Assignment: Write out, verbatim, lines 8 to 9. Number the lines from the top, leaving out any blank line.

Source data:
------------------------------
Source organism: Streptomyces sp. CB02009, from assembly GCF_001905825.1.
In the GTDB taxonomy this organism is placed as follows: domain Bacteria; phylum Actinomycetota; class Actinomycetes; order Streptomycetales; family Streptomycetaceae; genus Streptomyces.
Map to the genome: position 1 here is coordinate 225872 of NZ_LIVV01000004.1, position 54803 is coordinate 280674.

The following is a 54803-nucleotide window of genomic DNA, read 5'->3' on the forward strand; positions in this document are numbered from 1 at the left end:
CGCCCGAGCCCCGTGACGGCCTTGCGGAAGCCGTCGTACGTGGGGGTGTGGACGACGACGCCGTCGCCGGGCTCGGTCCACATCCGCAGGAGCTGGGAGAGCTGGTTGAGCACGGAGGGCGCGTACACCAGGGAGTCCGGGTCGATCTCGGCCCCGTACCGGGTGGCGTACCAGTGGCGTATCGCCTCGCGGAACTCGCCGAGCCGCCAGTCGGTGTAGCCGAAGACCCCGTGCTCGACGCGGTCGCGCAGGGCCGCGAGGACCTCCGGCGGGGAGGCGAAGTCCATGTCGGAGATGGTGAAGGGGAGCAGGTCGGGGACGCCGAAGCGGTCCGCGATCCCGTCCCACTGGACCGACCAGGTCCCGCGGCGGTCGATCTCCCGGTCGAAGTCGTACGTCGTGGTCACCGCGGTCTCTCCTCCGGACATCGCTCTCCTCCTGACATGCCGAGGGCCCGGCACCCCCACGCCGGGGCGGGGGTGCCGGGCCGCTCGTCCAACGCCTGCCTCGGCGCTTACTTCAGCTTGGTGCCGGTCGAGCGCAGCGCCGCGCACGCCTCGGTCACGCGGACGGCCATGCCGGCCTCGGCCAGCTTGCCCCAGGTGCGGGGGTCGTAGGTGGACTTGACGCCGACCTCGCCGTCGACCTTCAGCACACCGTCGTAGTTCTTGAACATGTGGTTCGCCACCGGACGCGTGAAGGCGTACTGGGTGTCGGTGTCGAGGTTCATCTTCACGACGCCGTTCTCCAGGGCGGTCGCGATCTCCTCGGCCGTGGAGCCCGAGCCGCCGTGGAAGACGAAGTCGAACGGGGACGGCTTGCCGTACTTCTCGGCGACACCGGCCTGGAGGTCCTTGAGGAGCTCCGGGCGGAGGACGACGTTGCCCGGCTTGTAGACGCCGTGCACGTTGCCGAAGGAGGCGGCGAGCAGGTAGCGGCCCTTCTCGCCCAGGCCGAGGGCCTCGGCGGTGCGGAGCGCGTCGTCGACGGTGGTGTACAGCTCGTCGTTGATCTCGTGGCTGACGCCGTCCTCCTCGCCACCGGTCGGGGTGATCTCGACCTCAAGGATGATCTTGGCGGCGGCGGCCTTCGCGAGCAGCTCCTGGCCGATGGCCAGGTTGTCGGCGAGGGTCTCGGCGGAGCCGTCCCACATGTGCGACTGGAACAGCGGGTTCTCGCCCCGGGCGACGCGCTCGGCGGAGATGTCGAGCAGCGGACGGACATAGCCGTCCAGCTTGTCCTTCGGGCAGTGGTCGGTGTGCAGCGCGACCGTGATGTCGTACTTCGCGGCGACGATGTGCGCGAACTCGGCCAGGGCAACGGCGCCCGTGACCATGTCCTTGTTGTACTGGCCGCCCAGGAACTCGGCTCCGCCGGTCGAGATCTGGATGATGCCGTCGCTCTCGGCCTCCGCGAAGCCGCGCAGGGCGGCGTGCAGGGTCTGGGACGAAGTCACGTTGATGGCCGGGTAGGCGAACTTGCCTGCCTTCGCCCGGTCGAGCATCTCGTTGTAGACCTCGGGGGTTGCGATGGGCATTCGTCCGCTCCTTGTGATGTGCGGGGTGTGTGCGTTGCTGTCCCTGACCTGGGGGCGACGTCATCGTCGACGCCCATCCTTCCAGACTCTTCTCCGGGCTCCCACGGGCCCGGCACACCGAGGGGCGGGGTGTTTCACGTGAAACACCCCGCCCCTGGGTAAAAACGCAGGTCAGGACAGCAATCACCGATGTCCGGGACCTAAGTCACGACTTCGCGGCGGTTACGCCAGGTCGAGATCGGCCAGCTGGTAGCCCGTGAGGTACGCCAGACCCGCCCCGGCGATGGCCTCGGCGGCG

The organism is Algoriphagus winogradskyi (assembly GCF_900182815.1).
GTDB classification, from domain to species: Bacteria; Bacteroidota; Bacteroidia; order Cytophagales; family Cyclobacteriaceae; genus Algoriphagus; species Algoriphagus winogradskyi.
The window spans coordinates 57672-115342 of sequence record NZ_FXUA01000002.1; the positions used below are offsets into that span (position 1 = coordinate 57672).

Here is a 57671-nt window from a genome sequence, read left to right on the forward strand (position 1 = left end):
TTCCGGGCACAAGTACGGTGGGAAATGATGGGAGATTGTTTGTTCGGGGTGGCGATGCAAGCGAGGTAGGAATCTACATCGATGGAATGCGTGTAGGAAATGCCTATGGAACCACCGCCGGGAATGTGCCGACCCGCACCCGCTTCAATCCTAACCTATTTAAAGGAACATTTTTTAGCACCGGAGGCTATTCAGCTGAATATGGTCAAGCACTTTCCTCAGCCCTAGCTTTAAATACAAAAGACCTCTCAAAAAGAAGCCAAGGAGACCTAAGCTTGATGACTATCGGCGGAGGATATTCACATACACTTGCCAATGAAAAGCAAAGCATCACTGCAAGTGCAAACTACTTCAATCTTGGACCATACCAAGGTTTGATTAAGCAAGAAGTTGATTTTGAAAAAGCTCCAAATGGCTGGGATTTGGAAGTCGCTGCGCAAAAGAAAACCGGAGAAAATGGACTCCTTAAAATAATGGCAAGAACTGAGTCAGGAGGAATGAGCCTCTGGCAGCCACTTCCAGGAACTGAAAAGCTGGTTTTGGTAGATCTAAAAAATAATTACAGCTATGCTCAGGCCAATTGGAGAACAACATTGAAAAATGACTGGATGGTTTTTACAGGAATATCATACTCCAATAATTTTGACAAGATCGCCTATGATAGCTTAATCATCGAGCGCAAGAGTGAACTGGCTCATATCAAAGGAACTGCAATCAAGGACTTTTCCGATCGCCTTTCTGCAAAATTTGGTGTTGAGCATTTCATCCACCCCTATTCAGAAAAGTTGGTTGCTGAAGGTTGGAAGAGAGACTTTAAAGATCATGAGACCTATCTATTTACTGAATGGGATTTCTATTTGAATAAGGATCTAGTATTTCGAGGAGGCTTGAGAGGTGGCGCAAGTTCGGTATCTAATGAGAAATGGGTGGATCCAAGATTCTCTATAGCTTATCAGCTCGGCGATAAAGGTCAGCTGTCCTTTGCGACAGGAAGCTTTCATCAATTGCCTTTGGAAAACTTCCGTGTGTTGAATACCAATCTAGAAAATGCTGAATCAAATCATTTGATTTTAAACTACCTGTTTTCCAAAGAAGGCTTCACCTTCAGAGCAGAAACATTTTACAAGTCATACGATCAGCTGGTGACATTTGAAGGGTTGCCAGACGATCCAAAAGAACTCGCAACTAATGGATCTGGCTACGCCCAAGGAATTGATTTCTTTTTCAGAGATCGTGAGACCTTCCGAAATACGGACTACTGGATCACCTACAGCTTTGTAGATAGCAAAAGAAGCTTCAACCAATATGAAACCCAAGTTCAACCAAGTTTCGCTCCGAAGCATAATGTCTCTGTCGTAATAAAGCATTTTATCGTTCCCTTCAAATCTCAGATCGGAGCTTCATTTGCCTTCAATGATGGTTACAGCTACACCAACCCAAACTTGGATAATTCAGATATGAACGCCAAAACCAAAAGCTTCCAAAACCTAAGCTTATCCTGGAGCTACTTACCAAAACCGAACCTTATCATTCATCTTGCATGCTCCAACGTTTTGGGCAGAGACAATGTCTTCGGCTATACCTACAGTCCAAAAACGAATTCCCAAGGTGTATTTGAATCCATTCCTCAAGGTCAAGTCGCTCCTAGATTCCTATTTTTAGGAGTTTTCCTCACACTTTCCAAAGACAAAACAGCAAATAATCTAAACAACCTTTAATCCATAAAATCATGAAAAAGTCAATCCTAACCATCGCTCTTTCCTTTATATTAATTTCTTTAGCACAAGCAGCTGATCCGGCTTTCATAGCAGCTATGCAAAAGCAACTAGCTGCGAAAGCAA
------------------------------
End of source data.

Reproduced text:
The window spans coordinates 57672-115342 of sequence record NZ_FXUA01000002.1; the positions used below are offsets into that span (position 1 = coordinate 57672).

Here is a 57671-nt window from a genome sequence, read left to right on the forward strand (position 1 = left end):